To port, or not to port your mortgage

Kelowna mortgage columnists explain the benefits of porting your mortgage

Portable mortgages can be a very advantageous tool when you are selling your home offering you the opportunity to avoid the added expense of an interest penalty caused by breaking your mortgage before the term has expired.

A portable mortgage will offer you the opportunity to take your mortgage to another property. If mortgage rates have increased when you sell you will still be paying today’s low mortgage rate on your next home for the balance of the mortgage term. In addition, you will avoid any interest penalty when you sell your current home. If your current mortgage is at a good rate with a number of years left on your remaining term, porting is a great option. Some lenders allow you up to six months from paying off your existing mortgage to port. Others only allow as little as 30 days so be sure you know what your lender allows.

When you port your mortgage, you must re-qualify for the new mortgage and the property you are purchasing must meet the lender’s requirements. Never assume you will re-qualify for the mortgage. The qualifying criteria has had many changes and there are more on the way effective Jan. 1, 2018. If you require additional funds at the time of port the mortgage rate can be blended—the existing mortgage amount will remain at your current rate with no penalty charged and the new funds calculated at the current rate. This is called a blended mortgage.

In the case of reducing your mortgage you would only pay the prepayment penalty on the amount you are paying down. As an example, your existing mortgage is $200,000 and you now only require a mortgage of $150,000. You will only pay a penalty on the $50,000 you reduce the mortgage amount by. A portable mortgage affords you the option, but does not necessarily mean you have to use it.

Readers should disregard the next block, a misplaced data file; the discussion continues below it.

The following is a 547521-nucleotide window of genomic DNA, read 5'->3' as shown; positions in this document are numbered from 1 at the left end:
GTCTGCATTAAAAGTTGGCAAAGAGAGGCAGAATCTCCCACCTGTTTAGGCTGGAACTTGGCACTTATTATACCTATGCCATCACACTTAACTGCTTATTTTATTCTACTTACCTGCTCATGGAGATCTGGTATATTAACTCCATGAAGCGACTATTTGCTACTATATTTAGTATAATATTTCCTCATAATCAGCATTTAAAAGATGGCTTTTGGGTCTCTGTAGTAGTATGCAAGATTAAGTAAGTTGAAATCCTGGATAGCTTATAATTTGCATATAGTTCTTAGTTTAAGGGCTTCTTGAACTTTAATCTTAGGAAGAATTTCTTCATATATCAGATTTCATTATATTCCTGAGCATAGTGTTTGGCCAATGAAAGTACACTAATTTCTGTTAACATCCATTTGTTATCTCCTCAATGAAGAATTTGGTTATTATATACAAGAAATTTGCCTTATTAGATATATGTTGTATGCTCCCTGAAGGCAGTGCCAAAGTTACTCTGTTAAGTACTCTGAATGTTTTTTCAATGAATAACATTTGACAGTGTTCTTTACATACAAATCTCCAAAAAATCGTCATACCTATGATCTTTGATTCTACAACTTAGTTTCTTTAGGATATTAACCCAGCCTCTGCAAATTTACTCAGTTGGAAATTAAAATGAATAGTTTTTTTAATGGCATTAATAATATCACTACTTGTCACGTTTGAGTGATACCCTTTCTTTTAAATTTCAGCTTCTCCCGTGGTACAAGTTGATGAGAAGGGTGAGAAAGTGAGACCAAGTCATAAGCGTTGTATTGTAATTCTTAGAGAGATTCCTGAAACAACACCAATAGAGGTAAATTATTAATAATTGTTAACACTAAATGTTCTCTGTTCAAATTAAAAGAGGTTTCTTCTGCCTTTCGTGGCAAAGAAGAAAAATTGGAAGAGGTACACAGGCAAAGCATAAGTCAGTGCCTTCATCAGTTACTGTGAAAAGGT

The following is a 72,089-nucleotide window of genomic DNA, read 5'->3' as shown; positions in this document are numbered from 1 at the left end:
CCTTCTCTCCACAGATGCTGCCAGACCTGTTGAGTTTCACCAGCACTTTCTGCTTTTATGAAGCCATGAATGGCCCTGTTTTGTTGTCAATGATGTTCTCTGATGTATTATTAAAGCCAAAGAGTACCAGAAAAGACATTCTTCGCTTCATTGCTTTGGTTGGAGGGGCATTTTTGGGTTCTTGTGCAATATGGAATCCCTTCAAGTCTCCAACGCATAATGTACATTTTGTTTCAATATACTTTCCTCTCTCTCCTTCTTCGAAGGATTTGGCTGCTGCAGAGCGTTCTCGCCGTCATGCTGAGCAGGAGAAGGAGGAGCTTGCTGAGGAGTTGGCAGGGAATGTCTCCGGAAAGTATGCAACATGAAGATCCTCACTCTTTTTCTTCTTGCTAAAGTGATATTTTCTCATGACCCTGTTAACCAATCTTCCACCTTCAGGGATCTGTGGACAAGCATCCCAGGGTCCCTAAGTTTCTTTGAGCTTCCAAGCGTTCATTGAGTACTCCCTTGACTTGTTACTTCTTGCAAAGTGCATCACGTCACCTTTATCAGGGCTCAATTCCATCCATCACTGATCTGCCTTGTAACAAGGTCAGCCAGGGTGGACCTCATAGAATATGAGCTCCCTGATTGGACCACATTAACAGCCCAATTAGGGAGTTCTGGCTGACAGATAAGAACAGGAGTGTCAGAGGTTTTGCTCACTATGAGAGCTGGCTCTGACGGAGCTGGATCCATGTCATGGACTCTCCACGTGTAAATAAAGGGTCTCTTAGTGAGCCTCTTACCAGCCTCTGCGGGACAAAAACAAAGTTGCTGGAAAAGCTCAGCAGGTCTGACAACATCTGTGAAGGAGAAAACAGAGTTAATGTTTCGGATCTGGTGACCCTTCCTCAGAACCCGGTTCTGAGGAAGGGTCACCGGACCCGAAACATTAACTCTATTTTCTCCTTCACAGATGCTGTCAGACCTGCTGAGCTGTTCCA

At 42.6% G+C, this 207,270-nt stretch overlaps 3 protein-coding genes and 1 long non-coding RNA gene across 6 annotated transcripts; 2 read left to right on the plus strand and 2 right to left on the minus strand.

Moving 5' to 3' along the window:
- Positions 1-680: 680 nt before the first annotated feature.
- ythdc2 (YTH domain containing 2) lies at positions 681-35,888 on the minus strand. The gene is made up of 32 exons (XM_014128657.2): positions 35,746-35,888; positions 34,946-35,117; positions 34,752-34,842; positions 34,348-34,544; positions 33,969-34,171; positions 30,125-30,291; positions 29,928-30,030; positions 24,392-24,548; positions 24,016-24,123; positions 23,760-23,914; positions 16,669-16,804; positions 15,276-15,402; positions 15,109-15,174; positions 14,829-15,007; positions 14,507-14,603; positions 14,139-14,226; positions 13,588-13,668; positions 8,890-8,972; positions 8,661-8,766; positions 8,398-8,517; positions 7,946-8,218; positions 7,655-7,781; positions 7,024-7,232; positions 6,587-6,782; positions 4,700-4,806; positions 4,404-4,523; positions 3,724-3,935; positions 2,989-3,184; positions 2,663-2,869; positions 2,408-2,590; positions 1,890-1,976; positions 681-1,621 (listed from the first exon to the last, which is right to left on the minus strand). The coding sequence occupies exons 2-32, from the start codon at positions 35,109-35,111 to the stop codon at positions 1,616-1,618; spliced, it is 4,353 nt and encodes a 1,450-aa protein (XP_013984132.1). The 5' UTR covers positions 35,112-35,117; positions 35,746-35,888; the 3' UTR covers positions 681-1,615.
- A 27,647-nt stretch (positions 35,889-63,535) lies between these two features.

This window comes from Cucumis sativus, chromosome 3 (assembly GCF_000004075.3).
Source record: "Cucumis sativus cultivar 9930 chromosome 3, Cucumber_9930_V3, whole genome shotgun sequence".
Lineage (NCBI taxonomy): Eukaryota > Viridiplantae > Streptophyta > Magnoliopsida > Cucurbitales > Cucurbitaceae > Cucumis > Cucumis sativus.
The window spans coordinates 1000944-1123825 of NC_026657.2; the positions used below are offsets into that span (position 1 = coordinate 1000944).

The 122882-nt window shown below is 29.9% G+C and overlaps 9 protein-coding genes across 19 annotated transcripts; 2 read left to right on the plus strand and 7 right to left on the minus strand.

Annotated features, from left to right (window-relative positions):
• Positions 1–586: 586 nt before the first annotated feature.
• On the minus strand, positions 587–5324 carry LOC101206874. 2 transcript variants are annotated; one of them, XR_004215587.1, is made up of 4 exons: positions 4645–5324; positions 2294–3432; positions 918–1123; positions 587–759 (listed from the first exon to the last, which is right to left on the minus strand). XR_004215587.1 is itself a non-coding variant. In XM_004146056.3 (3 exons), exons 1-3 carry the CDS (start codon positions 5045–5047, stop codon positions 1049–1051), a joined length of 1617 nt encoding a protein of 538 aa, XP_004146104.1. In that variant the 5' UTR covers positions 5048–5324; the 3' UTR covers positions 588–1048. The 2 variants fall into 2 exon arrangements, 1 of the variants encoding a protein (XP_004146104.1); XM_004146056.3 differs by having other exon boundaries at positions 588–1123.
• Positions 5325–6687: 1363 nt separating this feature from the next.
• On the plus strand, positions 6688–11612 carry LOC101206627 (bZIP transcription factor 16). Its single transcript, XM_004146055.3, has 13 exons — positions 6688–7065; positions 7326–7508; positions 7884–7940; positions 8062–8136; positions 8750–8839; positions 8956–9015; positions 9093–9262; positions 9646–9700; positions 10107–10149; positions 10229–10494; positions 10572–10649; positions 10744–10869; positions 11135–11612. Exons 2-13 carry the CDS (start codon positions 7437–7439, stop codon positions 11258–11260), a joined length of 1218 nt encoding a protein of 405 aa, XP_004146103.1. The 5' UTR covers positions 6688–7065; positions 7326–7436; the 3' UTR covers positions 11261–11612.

There are also situations when porting your mortgage may not be the best option for you. If current rates are lower than your existing rate taking the interest penalty into consideration of course, it may be in your best interest to negotiate a new mortgage. If you are now in a position to qualify for a mortgage with terms more favorable than your existing mortgage, again taking into consideration the interest penalty, you might be better off with a new mortgage. As well, your current lender may not offer the right type of mortgage for you. Perhaps you are now in the position of wanting a Home Equity Line of Credit – Not all lenders offer a wide variety of products.

As you can see there are many options to consider when you are negotiating a mortgage. What may not seem important at the beginning can be very advantageous to you down the road.

Of Prime Interest is a collaboration of mortgage professionals Trish Balaberde 250 470 8324 trishb@creativemortgage.ca Darwyn Sloat 250 718 4117 dsloat@creativemortgage.ca Christine Hawkins 250 826 2001 christine@creativemortgage.ca

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